I spend a lot of time behind the wheel these days, what with one appointment and another, and so yesterday afternoon found me in my car listening to Fresh Air. To be honest, talk radio is usually semi-background noise for me (I work with the radio on all day and often have to listen to things two or three times to make sure I didn’t miss something), but the interview Dave Davies was conducting with Kathryn Joyce was so riveting—and horrifying—that at one point I almost ran off the road. Joyce, a journalist whose last book (Quiverfull) explored the world of the movement whose anti-contraception philosophy is followed by the Duggars of 19 Kids and Counting, has exposed the fraudulent practices brought about by the recent entanglement of adoption with Christianity in The Child Catchers: Rescue, Trafficking, and the New Gospel of Adoption.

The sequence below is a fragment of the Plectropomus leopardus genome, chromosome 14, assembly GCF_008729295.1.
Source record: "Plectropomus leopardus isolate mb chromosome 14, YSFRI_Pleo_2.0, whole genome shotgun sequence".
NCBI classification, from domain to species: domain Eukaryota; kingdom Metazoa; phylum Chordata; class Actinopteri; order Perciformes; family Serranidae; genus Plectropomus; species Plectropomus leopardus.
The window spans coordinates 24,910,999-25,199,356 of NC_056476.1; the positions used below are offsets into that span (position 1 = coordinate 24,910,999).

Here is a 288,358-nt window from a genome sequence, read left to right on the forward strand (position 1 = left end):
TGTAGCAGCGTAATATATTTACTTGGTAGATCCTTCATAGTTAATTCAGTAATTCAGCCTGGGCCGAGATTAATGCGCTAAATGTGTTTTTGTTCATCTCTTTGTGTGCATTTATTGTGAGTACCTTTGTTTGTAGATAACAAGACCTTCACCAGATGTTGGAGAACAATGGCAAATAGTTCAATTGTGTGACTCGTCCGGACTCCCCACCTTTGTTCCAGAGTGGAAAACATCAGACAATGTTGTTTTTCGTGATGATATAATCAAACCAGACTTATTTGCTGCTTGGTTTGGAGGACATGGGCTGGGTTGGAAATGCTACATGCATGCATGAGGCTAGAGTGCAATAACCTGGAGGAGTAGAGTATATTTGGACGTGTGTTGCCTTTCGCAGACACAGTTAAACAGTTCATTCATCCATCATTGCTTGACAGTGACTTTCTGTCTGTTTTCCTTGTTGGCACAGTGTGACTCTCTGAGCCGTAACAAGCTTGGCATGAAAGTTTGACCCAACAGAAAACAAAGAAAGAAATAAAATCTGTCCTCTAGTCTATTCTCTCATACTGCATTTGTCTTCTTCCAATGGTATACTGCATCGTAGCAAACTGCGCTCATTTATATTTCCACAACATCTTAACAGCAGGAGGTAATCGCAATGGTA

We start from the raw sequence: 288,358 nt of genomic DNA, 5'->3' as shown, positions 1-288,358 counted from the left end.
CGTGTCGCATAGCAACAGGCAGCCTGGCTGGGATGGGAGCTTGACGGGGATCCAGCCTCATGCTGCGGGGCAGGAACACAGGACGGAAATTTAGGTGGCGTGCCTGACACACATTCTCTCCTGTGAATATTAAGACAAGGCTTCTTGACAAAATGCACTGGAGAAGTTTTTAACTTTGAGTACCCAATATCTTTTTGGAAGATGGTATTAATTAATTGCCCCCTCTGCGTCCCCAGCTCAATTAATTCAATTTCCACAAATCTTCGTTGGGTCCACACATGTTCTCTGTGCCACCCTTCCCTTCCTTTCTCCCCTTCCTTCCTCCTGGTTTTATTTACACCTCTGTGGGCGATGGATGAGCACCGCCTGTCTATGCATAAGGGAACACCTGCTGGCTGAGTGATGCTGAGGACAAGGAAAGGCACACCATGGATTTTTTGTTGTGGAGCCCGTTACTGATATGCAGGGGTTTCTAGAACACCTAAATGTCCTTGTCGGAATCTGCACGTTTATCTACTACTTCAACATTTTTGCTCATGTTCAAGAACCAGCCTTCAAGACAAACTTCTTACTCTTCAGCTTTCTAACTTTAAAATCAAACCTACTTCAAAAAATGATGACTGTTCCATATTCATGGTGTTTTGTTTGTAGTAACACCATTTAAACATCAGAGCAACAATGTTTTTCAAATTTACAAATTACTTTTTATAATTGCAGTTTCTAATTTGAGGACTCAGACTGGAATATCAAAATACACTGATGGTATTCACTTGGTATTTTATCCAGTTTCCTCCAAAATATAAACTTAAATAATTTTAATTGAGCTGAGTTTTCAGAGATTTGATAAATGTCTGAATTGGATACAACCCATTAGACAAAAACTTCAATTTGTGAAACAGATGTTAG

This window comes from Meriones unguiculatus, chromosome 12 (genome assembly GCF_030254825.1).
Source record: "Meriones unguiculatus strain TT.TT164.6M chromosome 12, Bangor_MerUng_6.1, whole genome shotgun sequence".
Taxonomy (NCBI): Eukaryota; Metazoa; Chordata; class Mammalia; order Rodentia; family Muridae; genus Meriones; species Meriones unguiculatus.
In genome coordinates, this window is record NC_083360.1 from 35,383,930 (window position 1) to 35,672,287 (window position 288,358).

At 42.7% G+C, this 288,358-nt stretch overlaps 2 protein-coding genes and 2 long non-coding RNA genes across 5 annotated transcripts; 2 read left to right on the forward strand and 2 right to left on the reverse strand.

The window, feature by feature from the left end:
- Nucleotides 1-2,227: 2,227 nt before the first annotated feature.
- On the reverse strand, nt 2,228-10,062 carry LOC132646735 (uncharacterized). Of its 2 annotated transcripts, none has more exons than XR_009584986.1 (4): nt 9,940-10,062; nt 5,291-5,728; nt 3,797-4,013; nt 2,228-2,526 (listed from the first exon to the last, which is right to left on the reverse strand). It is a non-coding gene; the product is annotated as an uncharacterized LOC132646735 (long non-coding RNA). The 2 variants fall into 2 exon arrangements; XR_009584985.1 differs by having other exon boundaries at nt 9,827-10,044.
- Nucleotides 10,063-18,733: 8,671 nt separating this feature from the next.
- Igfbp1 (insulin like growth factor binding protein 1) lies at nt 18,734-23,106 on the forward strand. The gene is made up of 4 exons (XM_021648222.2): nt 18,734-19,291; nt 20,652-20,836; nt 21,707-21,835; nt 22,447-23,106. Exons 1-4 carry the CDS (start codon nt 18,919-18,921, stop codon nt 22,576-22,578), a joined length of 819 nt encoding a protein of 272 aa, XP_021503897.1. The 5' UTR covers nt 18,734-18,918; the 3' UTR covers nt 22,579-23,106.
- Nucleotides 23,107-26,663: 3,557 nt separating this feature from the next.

If you’re like me, you probably thought until this moment that the push to adopt kids, especially kids from foreign countries, was probably the least malevolent part of the conservative Christian agenda. True, there are plenty of needy kids right here at home, and then there’s the religion thing, but hey, nothing’s perfect, and to me, it’s more important to save a child first and ask questions about that child’s religious education later. I mean, what could be bad about bringing children who aren’t wanted and who have nowhere to go into a loving home? Plenty, according to Joyce—and, if the stories she told on Fresh Air are anything to go by, I agree. Imagine the following scenario, for example: